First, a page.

Guinea confirms 3 deaths from Ebola, the first cases since 2016

CONAKRY, Guinea (AP) – Health officials in Guinea on Sunday confirmed that at least three people had died of Ebola there, the first cases reported as one of three West African nations fighting the world’s deadliest Ebola epidemic, which ended five years ago.

A further four people are confirmed with Ebola, according to a statement from the Ministry of Health. All seven positive cases attended the funeral of a nurse in Goueke on February 1 and later showed symptoms of Ebola, including fever, diarrhea, vomiting, the ministry statement said.

The government has declared an Ebola epidemic and started contact tracking and isolation of suspected cases. It has also sent a contingency team to support local teams in Goueke and has accelerated the purchase of Ebola vaccines from the World Health Organization.

“I confirm that it is Ebola. The results prove it, “Health Minister Remy Lamah told the Associated Press by telephone.

Patients were tested for Ebola after showing symptoms of hemorrhagic fever, and those who came in contact with the patients are already in isolation, officials said.

Guinea’s announcement comes a week after eastern Congo confirmed it also had cases. The cases are not connected.

Guinea health experts say these recent cases could be a major setback for the poor nation, already struggling with COVID-19 and which is still recovering from the previous Ebola outbreak that killed 2,500 in Guinea where it began. More than 11,300 people died in the eruption, which also affected neighboring Liberia and Sierra Leone between 2014 and 2016.

“The resurgence of Ebola is very worrying for what it can do for the people, the economy, the health infrastructure,” said Dr. Krutika Kuppalli, assistant professor of infectious disease medicine at the Medical University of South Carolina, who was medical director of an Ebola treatment unit in Sierra Leone during the previous outbreak.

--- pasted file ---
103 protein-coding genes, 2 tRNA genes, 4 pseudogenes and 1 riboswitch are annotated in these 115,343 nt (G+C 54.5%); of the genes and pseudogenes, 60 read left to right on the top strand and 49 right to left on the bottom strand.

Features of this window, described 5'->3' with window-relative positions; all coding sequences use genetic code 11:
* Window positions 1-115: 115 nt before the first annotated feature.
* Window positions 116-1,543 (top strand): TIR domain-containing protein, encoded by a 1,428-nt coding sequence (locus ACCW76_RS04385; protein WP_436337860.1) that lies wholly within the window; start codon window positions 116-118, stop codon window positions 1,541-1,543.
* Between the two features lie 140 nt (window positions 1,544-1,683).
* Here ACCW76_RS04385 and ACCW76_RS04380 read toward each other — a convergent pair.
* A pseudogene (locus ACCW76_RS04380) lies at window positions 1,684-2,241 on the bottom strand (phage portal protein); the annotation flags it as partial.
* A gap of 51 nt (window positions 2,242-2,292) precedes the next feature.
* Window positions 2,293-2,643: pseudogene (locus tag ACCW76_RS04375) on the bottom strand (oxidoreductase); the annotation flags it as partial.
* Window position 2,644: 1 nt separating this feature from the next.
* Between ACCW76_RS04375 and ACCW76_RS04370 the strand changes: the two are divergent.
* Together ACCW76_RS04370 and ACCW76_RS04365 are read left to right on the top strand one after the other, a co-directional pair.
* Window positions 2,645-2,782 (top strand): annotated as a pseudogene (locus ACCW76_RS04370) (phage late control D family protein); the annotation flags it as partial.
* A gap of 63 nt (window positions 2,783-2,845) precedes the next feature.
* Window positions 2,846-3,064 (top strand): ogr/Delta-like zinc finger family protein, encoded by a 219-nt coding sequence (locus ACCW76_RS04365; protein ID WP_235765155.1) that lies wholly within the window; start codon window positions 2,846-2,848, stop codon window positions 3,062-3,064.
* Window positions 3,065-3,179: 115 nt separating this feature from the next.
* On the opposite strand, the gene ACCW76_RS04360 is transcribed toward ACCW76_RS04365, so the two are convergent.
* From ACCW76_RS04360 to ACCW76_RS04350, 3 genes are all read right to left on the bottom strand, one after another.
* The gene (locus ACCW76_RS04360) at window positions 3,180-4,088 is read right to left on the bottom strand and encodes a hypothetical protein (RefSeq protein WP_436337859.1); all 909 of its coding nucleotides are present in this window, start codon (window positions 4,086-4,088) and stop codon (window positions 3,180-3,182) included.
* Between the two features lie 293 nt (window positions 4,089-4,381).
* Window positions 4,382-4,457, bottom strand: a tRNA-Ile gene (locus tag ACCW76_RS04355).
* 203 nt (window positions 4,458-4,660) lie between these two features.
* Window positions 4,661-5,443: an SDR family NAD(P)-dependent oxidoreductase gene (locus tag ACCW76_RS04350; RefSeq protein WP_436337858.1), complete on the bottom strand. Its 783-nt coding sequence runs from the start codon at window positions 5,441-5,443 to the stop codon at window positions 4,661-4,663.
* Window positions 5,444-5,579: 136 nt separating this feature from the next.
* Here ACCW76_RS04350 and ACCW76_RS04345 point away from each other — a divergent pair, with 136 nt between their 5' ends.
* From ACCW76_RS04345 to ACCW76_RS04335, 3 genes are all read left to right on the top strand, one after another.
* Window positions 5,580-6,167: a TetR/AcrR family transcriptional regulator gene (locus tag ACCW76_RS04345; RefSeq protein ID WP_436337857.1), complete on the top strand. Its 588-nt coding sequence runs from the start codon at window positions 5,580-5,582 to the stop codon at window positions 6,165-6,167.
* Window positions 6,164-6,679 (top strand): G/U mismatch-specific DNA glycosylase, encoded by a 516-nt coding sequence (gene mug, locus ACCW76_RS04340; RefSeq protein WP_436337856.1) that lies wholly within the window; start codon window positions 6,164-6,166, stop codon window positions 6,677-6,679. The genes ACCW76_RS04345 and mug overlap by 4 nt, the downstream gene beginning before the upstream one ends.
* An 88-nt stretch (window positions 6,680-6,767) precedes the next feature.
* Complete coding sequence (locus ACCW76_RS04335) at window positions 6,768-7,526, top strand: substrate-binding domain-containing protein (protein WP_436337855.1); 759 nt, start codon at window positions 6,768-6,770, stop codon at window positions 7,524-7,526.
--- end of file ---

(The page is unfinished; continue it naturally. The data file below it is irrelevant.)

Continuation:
“We still understand the consequences of the (last) outbreak on the population,” she said.

To counter the spread, the government and international health organizations must respond quickly and educate communities about what is going on, Kuppalli said.

One reason the previous outbreak was so deadly was because the virus was not detected quickly and local authorities and the international community were slow to act when cases first surfaced in a rural area of ​​Guinea.

The original patient of the epidemic, an 18-month-old boy from a small village, was thought to have been infected with bats, but after the case was reported in December 2013, according to the U.S. Centers for Disease Control and Prevention, it was weeks before a medical alarm, and by then the virus was already spreading and it took years to end it.

The new cases announced on Sunday are in the Nzerekore region, the same place where the previous one started.

After hearing the news, locals in the capital said they were worried the country would not be able to cope with another outbreak.

“The news of the Ebola outbreak in Guinea is worrying. We already have problems dealing with coronavirus, now the health system will be overwhelmed by two pandemics, ”said Mamadou Kone, a resident of Conakry.

“I do not know what this curse hits the Guineans, all the pandemics fall on us,” said Mariam Konate, a nurse. “It’s as if the country has been hit by a curse,” she said.

The origin of infections is still unknown.

Health experts hope the availability of an Ebola vaccine will help control this outbreak quickly. Ebola is transmitted through direct contact with body fluids from someone showing Ebola symptoms, or from corpses that were positive.

Last month, the World Health Organization said it was creating a global emergency stockpile of approx. 500,000 doses of the Ebola vaccine to help eradicate future outbreaks, but only 7,000 were available at the time of the declaration. The Ebola vaccine that is being stored is made by Merck.

“There are tools and systems that can be quickly mobilized to resolve these issues. The key will be speed, which ensures that suitable people and materials are where they need to be, ”said Donald Brooks, CEO of Initiative: Eau, a US water and sanitation assistance group that has worked to establish a public health preparedness. systems in West Africa.

“If not, and it spreads to city centers, it could result in catastrophic loss of human life,” he warned.


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